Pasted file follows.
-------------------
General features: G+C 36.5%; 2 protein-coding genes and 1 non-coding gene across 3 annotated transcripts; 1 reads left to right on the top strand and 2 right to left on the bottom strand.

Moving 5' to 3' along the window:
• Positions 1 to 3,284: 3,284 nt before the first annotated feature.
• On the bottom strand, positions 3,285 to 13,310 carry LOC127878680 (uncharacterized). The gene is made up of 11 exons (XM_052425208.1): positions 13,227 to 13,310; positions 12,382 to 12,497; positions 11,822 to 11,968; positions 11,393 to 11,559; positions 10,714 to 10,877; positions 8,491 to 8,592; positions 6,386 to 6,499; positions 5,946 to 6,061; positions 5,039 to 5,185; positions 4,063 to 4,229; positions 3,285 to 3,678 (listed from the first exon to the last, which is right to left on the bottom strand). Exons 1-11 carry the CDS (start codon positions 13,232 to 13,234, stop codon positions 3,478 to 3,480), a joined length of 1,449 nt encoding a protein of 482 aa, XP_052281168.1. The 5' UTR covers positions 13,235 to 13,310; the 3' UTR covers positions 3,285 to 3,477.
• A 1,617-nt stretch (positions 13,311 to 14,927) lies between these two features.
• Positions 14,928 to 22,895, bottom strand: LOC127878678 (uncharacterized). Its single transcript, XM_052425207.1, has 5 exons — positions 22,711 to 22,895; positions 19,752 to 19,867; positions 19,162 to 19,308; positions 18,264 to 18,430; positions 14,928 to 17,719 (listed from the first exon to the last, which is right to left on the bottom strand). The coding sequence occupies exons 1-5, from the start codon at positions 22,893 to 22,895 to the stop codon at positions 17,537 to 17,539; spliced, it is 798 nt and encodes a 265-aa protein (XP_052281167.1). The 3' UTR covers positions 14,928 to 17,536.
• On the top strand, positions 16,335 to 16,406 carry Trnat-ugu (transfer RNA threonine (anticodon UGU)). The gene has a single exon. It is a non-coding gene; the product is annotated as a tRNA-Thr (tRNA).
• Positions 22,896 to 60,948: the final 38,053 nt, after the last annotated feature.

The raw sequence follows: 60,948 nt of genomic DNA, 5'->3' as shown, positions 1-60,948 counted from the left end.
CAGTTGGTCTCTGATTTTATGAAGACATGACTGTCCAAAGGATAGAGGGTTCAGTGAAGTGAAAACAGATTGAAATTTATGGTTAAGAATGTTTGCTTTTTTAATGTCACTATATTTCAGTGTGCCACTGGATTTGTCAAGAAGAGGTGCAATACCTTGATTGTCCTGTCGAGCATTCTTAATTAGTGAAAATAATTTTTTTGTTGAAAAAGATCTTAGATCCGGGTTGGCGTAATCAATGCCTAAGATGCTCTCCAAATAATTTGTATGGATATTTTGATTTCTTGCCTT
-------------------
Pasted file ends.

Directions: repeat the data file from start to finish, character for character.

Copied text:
General features: G+C 36.5%; 2 protein-coding genes and 1 non-coding gene across 3 annotated transcripts; 1 reads left to right on the top strand and 2 right to left on the bottom strand.

Moving 5' to 3' along the window:
• Positions 1 to 3,284: 3,284 nt before the first annotated feature.
• On the bottom strand, positions 3,285 to 13,310 carry LOC127878680 (uncharacterized). The gene is made up of 11 exons (XM_052425208.1): positions 13,227 to 13,310; positions 12,382 to 12,497; positions 11,822 to 11,968; positions 11,393 to 11,559; positions 10,714 to 10,877; positions 8,491 to 8,592; positions 6,386 to 6,499; positions 5,946 to 6,061; positions 5,039 to 5,185; positions 4,063 to 4,229; positions 3,285 to 3,678 (listed from the first exon to the last, which is right to left on the bottom strand). Exons 1-11 carry the CDS (start codon positions 13,232 to 13,234, stop codon positions 3,478 to 3,480), a joined length of 1,449 nt encoding a protein of 482 aa, XP_052281168.1. The 5' UTR covers positions 13,235 to 13,310; the 3' UTR covers positions 3,285 to 3,477.
• A 1,617-nt stretch (positions 13,311 to 14,927) lies between these two features.
• Positions 14,928 to 22,895, bottom strand: LOC127878678 (uncharacterized). Its single transcript, XM_052425207.1, has 5 exons — positions 22,711 to 22,895; positions 19,752 to 19,867; positions 19,162 to 19,308; positions 18,264 to 18,430; positions 14,928 to 17,719 (listed from the first exon to the last, which is right to left on the bottom strand). The coding sequence occupies exons 1-5, from the start codon at positions 22,893 to 22,895 to the stop codon at positions 17,537 to 17,539; spliced, it is 798 nt and encodes a 265-aa protein (XP_052281167.1). The 3' UTR covers positions 14,928 to 17,536.
• On the top strand, positions 16,335 to 16,406 carry Trnat-ugu (transfer RNA threonine (anticodon UGU)). The gene has a single exon. It is a non-coding gene; the product is annotated as a tRNA-Thr (tRNA).
• Positions 22,896 to 60,948: the final 38,053 nt, after the last annotated feature.

The raw sequence follows: 60,948 nt of genomic DNA, 5'->3' as shown, positions 1-60,948 counted from the left end.
CAGTTGGTCTCTGATTTTATGAAGACATGACTGTCCAAAGGATAGAGGGTTCAGTGAAGTGAAAACAGATTGAAATTTATGGTTAAGAATGTTTGCTTTTTTAATGTCACTATATTTCAGTGTGCCACTGGATTTGTCAAGAAGAGGTGCAATACCTTGATTGTCCTGTCGAGCATTCTTAATTAGTGAAAATAATTTTTTTGTTGAAAAAGATCTTAGATCCGGGTTGGCGTAATCAATGCCTAAGATGCTCTCCAAATAATTTGTATGGATATTTTGATTTCTTGCCTT